On September 20, 2019, California, joined by 21 states, the District of Columbia, the people of Michigan, and the cities of New York and Los Angeles ("Plaintiffs"), filed a complaint for declaratory and injunctive relief from the National Highway Traffic Safety Administration ("NHTSA") and Environmental Protection Agency's ("EPA") final action entitled the "One National Program Rule" ("Rule"). California v. Chao, No. 1:19-cv-02826 (D.D.C.). According to NHTSA and EPA, "[t]his action makes clear that federal law preempts state and local tailpipe greenhouse gas (GHG) emissions standards as well as zero emission vehicle (ZEV) mandates." Plaintiffs' suit comes only one day after the Rule was signed. The lawsuit raises several issues, including whether NHTSA has authority to preempt state vehicle emissions standards, whether GHG and ZEV standards are sufficiently correlated with fuel economy, whether NHTSA violated agency rulemaking procedures before implementing the Rule, and how the Rule will impact California's and other states' ability to comply with clean air laws.
NHTSA and EPA assert that the federal Energy Policy and Conservation Act of 1975 ("EPCA") gives the United States Department of Transportation the right to set national fuel economy standards that preempt similar state laws, including those that regulate GHG emissions from new passenger cars and light trucks. The Rule specifically identifies the state of California's GHG emission and ZEV standards, which have been adopted by 12 other states, as preempted laws because they conflict with NHTSA's fuel economy standards. Further escalating the matter, the Rule finalizes EPA's decision to rescind California's waiver from the federal Clean Air Act ("CAA") that allows California to set its own, more stringent GHG standards and a ZEV program.
Plaintiffs assert that Congress has never authorized NHTSA to issue a regulation, in EPCA or any other statute, declaring that state laws are preempted by EPCA. Plaintiffs also argue that the Rule is "wrong as a matter of law." According to plaintiffs, "NHTSA's position that the California standards—which regulate vehicle emissions, not fuel economy—are preempted by EPCA contravenes EPCA itself [and] the Clean Air Act." The complaint cites two federal court decisions, Green Mountain Chrysler Plymouth Dodge Jeep v. Crombie, 508 F. Supp. 2d 295 (D. Vt. 2007); Cent. Valley Chrysler-Jeep Inc. v. Goldstene, 529 F. Supp. 2d 1151 (E.D. Cal. 2007), "that held that California's decisions are not preempted by EPCA," as well as a Supreme Court decision, Massachusetts v. EPA, 549 U.S. 497 (2007), that "rejected the federal government's argument that greenhouse gas emissions standards under the Clean Air Act interfered with NHTSA's ability to set fuel economy standards under EPCA." Plaintiffs also allege that NHTSA failed to comply with the National Environmental Policy Act's requirement to analyze all potential environmental impacts the Rule might precipitate by preempting California's and other states' air pollution laws currently in effect.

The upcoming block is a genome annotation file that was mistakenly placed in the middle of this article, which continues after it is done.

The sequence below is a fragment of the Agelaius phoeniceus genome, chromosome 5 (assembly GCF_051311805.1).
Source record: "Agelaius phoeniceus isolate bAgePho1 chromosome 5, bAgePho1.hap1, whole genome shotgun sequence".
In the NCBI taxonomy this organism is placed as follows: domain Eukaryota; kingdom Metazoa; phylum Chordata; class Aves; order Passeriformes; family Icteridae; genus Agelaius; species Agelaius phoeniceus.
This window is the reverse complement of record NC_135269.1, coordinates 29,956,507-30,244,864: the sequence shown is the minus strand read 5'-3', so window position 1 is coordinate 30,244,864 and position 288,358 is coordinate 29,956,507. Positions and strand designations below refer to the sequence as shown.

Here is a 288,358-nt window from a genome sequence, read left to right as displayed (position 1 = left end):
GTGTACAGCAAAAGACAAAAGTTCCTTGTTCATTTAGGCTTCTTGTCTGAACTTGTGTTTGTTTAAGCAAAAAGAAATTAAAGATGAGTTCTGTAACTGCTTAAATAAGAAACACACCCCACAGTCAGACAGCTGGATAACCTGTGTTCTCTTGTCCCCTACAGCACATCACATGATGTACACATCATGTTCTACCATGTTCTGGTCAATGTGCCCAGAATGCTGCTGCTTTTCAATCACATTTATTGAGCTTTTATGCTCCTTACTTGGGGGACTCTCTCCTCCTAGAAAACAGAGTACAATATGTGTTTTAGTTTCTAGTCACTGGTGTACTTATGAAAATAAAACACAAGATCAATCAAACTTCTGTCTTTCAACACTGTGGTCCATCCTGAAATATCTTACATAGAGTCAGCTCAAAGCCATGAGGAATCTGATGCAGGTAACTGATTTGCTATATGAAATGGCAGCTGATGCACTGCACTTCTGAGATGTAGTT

According to plaintiffs, the federal government has historically and consistently looked to California's vehicle emissions laws as a paradigm for national standards, and in their view, the sudden shift in the federal government's willingness to work with the states on the issue is unprecedented. It remains to be seen how the federal government will respond to plaintiffs' arguments, but a long, intense legal battle between the sides appears imminent.
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